The UK health sector is fast accelerating its digital transformation plans in response to the surge in demand for remote services during the Covid-19 pandemic. This is the conclusion of anew studyby iGov and BT which explores how health organisations across the UK are adopting new approaches to patient care in the Covid-19 era. The survey of 70 organisations across the NHS and Clinical Commissioning Groups (CCGs) reveals that digital transformation sits high on the healthcare agenda, driven by demand in remote services (80 per cent), rising patient expectations (71 per cent), and pressures from the pandemic (65 per cent).
Digital transformation of the sector is seen to be so critical in delivering better patient care, that 86 per cent of respondents plan to bring forward their timelines this year to embed better technology infrastructure and adoption.
But despite the sector's clear ambitions to digitise healthcare services, NHS staff cite considerable barriers to technology adoption. Whilst cost is traditionally perceived as the biggest challenge in the public sector, the study indicates that concerns over cost (39 per cent) are far outweighed by a cultural resistance to new digital processes (60 per cent). For instance, whilst 97 per cent of UK adults have used technology this past year to connect with the NHS, only 18 per cent of health organisations currently use patient health apps. This is despite almost 70 per cent acknowledging smart apps contribute to better patient service. Similarly, only 40 per cent of NHS staff use an online booking system, undoubtedly causing delays and reduced level of service during the national lockdown and social distancing measures this past year.
When asked about the biggest barriers to delivering healthcare remotely, NHS staff cite a lack of digital skills and access for both healthcare colleagues as well as patients. Though almost all (98 per cent) of respondents have experienced a surge in patient demand for remote services, 71 per cent say that a patient's ability to use and access digital services without assistance remains an issue. More than half also say they don't have the systems in place to access critical systems such as patient records in real time. Even with some remote health services in place, 43 percent have reported difficulty connecting from remote locations successfully.
Professor Sultan Mahmud, Director of Healthcare, BT's Enterprise unit says:'Despite the unprecedented pressures the NHS is facing, it's fantastic to see the new level of optimism and ambition from NHS colleagues in fast-tracking digital innovation in the aftermath of the pandemic. But we know that there are considerable, resource, technological and cultural challenges which still need to be addressed to reap the benefits of digital innovation. With almost 5 million people waiting for operations in England alone - the highest since 2007 - digital technologies and solutions must be deployed at pace to help the NHS to deliver flexible, personalised, and anticipatory care to patients and release capacity wherever possible. And that's where BT can help.'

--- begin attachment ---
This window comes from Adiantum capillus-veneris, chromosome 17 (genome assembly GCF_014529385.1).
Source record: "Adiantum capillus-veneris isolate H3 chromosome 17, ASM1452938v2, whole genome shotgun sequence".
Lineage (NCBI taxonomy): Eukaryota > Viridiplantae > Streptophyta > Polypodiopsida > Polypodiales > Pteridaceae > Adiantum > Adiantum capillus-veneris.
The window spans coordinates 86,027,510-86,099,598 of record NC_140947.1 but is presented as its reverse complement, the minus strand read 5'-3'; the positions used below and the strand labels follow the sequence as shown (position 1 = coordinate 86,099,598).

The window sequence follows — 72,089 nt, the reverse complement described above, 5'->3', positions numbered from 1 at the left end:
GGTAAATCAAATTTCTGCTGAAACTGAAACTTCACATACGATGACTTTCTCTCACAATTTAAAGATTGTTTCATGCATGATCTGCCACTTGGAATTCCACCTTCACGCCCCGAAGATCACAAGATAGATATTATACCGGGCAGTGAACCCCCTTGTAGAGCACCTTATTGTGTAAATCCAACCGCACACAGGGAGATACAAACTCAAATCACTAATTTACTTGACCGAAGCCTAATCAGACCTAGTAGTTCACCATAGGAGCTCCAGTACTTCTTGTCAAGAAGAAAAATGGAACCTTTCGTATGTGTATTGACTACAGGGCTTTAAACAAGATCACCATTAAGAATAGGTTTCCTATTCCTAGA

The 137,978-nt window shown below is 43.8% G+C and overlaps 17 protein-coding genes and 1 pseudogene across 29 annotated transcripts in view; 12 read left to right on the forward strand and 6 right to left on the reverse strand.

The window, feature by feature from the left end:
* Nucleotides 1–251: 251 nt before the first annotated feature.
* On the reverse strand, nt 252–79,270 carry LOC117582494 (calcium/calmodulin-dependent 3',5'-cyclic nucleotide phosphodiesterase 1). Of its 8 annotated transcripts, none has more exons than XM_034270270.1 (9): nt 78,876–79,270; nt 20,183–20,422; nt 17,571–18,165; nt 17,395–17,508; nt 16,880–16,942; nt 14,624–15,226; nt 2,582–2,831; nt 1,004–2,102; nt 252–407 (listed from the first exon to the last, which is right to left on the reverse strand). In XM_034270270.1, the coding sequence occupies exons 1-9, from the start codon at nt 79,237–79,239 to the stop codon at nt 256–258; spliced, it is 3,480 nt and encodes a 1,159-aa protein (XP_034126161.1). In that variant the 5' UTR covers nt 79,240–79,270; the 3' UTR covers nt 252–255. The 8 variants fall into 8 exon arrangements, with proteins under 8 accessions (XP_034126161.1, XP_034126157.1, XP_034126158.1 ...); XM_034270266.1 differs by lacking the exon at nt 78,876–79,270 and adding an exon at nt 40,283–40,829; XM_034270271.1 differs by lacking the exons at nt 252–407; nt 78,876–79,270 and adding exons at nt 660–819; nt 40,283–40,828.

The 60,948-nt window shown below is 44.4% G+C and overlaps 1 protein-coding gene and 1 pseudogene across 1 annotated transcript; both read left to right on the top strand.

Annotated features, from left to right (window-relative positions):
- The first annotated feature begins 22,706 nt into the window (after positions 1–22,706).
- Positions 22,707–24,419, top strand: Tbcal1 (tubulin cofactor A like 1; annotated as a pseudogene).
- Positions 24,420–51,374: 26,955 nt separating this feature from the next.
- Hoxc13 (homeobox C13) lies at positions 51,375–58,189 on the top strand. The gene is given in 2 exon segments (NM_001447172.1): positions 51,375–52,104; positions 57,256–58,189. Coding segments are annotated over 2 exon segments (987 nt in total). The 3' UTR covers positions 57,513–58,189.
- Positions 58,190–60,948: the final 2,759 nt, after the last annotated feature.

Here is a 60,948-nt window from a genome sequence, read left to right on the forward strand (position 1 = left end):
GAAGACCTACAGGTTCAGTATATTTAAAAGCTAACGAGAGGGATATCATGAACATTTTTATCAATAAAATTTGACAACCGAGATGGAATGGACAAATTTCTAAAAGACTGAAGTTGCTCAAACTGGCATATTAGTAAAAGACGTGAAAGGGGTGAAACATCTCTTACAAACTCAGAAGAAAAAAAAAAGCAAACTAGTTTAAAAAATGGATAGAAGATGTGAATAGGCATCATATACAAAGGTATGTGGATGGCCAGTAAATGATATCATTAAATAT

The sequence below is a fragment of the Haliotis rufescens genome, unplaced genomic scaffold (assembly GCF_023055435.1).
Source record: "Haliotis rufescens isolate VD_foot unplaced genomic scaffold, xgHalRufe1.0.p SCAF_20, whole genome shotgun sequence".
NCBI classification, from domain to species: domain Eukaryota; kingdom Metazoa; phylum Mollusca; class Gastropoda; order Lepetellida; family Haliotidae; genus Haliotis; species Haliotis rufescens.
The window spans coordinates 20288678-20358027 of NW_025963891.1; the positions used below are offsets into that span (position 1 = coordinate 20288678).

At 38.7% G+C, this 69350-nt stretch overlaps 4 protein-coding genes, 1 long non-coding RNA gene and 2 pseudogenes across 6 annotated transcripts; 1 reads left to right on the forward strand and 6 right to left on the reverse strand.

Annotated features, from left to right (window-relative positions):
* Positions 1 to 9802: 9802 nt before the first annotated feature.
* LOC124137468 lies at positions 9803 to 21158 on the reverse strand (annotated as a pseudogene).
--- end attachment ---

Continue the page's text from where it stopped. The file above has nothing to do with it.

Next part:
'The survey indicates that over 70 per cent of NHS strongly agree that the strength and reliability of their network, wi-fi infrastructure and mobile technology will be essential to the next phase of their digital transformation strategies. As a critical enabler for the country, BT's infrastructure, technology expertise and commitment to innovation can support healthcare organisations across the UK to transform levels of patient care for the better.'
Since the Covid-19 crisis began, BT has provided support for all its customers - from providing unlimited data for broadband customers and offering unlimited mobile data for any NHS staff on EE, through to supporting the homeless, connecting the NHS Nightingale hospitals and over180 vaccination sites, and providing hundreds of freedigital skills and educational resources. BT hasalready reached its original goal of helping 10 million people across the UK with digital skills, five years ahead of schedule, and has set a new target to reach 25 million people by the end of March 2026 through itsBT Skills for Tomorrow programme. The resources provide support in a wide range of areas - from home-schooling to business webinars and include help for people with low or no digital skills to ensure they can keep in touch with loved ones and access vital health services.
To access the full report:'Progressing Digital Transformation in Healthcare in 2021'
Notes to Editors
BT supporting NHS through the Covid-19 pandemic and beyond
To help patients stay connected in ICU wards, BT has also partnered with Kings College London and Guy's and St Thomas Hospital on theLife Lines project, enabling relatives to see and speak to their loves ones being treated in intensive care via a 4G enabled tablet. The programme has been so successful, it has recently reached 100, 000 connections in 180 ICU wards and is now being rolled out widely right across the country.
BT also continues to collaborate with the Universality Hospital Birmingham (UHB) NHS Trust on to transform the way it delivers care to patients. The remote solution enables clinicians to provide remote clinical support using digital stethoscopes and ECG's to review patients - away from their locations and in real time - to reduce patient care time and enhance NHS efficiency for staff already so time-constrained.
BT Group's mobile network EE has also supported NHS workers throughout the pandemic by gifting them unlimited data. Since launching in April last year, more than 300,000 NHS staff are benefitting from unlimited data on the UK's most reliable mobile network. This is in addition to the 20 per cent discount that EE already offers NHS staff on their monthly line rental for their mobiles and tablets when they join or upgrade directly with EE.